"The last enemy that shall be destroyed is death"

--1 Corinthians 15:26

(I wonder what Eliezer would've made of it - as far as I know, he never read Deathly Hallows and so never read about the tombstone.)

17 points RobinZ 04 February 2012 12:17:40AM Permalink

I’ve very often made mistakes in my physics by thinking the theory isn’t as good as it really is, thinking that there are lots of complications that are going to spoil it — an attitude that anything can happen, in spite of what you’re pretty sure should happen.

Richard Feynman, in Surely You're Joking, Mr. Feynman, chapter entitled "Mixing Paints".

17 points scmbradley 02 February 2012 01:41:43PM Permalink

Anyone who can handle a needle convincingly can make us see a thread which isn't there

-E.H. Gombrich

17 points Oscar_Cunningham 01 February 2012 09:51:09PM Permalink

Paradoxes, like optical illusions, are often used by psychologists to reveal the inner workings of the mind, for paradoxes stem from (and amplify) dormant clashes among implicit sets of assumptions.

Judea Pearl (Causality)

17 points daenerys 05 February 2012 02:52:23AM Permalink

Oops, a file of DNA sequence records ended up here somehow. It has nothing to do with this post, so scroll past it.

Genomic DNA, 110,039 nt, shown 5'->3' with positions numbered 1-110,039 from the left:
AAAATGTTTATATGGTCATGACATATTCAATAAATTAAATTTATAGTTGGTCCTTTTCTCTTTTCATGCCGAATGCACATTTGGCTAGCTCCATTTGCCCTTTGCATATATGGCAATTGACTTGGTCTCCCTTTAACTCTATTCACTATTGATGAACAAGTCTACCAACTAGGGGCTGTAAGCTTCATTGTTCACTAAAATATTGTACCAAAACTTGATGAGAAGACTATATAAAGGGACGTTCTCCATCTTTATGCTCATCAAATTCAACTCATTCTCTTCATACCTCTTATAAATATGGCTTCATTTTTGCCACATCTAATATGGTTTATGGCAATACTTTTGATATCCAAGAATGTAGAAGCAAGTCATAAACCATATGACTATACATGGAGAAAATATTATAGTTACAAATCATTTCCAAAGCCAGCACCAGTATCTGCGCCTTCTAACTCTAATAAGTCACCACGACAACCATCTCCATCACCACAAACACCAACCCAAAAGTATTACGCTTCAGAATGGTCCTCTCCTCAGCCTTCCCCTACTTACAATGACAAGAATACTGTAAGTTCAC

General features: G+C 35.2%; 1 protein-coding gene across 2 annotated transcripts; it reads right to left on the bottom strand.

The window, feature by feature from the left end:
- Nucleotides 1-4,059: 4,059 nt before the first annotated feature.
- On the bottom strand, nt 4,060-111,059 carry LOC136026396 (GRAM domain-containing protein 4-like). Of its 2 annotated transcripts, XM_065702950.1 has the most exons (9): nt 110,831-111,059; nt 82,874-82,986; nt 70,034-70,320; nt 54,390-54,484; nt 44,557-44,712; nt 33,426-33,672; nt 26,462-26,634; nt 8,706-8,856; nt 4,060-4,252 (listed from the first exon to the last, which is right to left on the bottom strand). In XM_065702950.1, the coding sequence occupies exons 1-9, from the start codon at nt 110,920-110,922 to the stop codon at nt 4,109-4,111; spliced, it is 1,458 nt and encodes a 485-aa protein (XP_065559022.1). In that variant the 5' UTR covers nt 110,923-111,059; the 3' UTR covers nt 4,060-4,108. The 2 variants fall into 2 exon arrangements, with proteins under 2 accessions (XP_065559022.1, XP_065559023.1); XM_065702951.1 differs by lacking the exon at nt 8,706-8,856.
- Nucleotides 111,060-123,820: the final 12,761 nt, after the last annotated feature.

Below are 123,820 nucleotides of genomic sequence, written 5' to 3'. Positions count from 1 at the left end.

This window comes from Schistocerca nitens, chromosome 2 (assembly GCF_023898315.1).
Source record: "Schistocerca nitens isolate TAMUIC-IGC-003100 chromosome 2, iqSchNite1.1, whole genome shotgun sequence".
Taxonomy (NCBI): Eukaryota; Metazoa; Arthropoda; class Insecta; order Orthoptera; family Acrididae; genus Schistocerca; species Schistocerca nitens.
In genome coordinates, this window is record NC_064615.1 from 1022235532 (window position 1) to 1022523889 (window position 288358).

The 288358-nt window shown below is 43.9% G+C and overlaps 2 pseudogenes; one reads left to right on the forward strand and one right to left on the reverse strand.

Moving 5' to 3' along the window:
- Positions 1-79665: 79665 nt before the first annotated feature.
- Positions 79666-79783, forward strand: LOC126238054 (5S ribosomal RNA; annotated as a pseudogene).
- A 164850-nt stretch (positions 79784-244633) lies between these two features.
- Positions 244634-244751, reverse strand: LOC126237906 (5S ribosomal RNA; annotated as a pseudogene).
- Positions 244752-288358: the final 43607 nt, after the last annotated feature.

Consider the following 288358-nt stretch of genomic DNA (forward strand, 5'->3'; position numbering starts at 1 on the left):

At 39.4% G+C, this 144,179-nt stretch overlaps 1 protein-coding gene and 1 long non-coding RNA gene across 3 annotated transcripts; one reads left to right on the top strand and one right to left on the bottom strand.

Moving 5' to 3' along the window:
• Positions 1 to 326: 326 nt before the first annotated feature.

This is why science and mathematics are so much fun; You discover things that seem impossible to be true, and then get to figure out why it's impossible for them NOT to be.

-Vi Hart, Doodling in Math: Spirals, Fibonacci, and Being a Plant- Part 3 of 3

17 points NexH 06 March 2012 02:19:52PM Permalink

When it comes to rare probabilities, our mind is not designed to get things quite right. For the residents of a planet that may be exposed to events no one has yet experienced, that is not good news.

 --Daniel Kahneman, *Thinking, fast and slow*
17 points Stabilizer 01 March 2012 09:29:18AM Permalink

To be a good diagnostician, a physician needs to acquire a large set of labels for diseases, each of which binds an idea of the illness and its symptoms, possible antecedents and causes, possible developments and consequences, and possible interventions to cure or mitigate the illness. Learning medicine consists in part of learning the language of medicine. A deeper understanding of judgments and choices also requires a richer vocabulary than is available in everyday language. The availability of a diagnostic label for [the] bias... makes it easier to anticipate, recognize and understand.